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999 boss on drink-drive charge
A PARAMEDIC was more than three times the drink-drive limit when he crashed his ambulance into an Oxford shop, a judge was told yesterday.
The Volvo V70 response car was left embedded in the shop front in Woodstock Road on November 30, 2010, and police discovered bottles of beer and an open bottle of whiskey inside.
The driver had fled and now former South Central Ambulance Service operations manager Robert King, who usually drove the vehicle, says he cannot remember the incident and denies driving with excess alcohol.
He was found bleeding and lying on the ground in nearby Banbury Road, the trial at Oxford Magistrates’ Court heard yesterday.
The 48-year-old later told police he was the “normal user” of the V70 estate – which had emergency lights, oxygen tanks and medical supplies – and was driving it earlier that day, but said he only remembered being treated for his injuries at the John Radcliffe Hospital.
Prosecutor Susan Clegg said a blood test showed he had 274 milligrams of alcohol in 100 millilitres of blood. The legal limit is 80 milligrams.
Pc Spencer Treherne, who found the defendant in Banbury Road, said in a statement King told him he had served as a paratrooper in the Falklands and had been a paramedic for 16 years but had “****ed it in five minutes”.
Pc Martin Mann told District Judge Tim Pattinson he saw King – of Merton Road, Ambrosden, Bicester – at the hospital just before midnight on the 30th.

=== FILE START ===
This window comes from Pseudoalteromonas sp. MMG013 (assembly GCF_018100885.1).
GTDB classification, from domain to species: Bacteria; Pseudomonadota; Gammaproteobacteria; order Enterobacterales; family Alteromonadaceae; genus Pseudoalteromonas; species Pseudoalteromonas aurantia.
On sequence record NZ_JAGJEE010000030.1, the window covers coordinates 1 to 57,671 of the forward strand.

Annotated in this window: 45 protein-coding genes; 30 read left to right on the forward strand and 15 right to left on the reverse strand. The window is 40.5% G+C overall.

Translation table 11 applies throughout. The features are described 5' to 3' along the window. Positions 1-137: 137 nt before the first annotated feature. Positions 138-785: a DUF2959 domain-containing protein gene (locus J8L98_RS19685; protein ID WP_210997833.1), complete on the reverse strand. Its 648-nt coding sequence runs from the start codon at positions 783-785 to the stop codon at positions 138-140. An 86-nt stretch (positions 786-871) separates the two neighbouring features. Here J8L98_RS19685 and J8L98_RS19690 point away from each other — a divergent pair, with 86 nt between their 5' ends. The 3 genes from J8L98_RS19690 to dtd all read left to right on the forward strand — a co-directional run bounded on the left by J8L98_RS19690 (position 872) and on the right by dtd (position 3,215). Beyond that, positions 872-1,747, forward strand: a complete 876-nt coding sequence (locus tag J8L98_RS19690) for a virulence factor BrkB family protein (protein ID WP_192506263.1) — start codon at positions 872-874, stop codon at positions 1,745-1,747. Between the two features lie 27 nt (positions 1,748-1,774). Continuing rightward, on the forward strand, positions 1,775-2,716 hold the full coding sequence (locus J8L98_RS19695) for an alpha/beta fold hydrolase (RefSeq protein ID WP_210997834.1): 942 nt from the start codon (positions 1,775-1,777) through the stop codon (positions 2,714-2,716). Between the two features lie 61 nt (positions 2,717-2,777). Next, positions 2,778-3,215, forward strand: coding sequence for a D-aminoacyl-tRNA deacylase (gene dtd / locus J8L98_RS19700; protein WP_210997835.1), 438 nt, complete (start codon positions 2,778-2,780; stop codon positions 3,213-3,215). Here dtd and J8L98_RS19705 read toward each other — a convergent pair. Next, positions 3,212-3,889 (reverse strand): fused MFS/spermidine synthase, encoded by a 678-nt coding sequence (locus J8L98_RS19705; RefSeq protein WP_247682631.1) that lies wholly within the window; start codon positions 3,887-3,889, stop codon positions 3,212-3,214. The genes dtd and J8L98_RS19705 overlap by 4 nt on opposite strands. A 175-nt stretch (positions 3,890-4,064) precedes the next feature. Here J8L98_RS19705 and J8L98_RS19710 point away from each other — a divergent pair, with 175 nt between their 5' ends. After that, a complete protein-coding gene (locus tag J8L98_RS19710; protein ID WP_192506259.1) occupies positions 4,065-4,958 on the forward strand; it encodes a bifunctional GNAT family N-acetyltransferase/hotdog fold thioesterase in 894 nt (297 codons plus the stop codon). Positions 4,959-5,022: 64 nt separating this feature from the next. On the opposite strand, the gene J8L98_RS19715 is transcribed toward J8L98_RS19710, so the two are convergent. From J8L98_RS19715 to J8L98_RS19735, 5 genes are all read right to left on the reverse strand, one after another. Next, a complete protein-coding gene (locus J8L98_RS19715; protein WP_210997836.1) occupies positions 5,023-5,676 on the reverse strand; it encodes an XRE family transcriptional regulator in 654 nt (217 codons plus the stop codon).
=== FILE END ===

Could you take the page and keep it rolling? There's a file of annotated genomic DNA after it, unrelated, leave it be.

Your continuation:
He said: “He was very loud, aggressive, swearing, and I immediately formed the impression he was intoxicated. (He was) very volatile and would not co-operate with the medical staff.” Describing talking to King shortly afterwards, Pc Mann added: “(He said) words to the effect, and I will put it in language he used: ‘I’ve ****ed it up. I’ve worked to get here for years and now I’ve thrown it all away. Where’s the car gone? What’s happened to the car?’ Things of that nature.”
However, under cross examination Pc Mann admitted not making a statement about the case for the prosecution until January 19, 2011, and looking at a colleague’s notes before compiling his.
Pc Murray Maclean said he had obtained consent from King and a JR doctor for a blood sample to be taken in the hospital at 1.46am.
He denied King’s solicitor’s suggestion that the defendant had been unconscious and unable to consent.
Police doctor Richard Lloyd said King was fully conscious and “proffered his arm” for the blood to be taken. King then chose one of the two vials of blood to keep for his own uses, as was police procedure, he added.
Judge Pattinson dismissed an application from Phillip Lucas, defending, to have the case thrown out after the prosecution evidence.
Mr Lucas had claimed there was no firm evidence King was driving and that the blood sample was taken without consent.
The trial continues.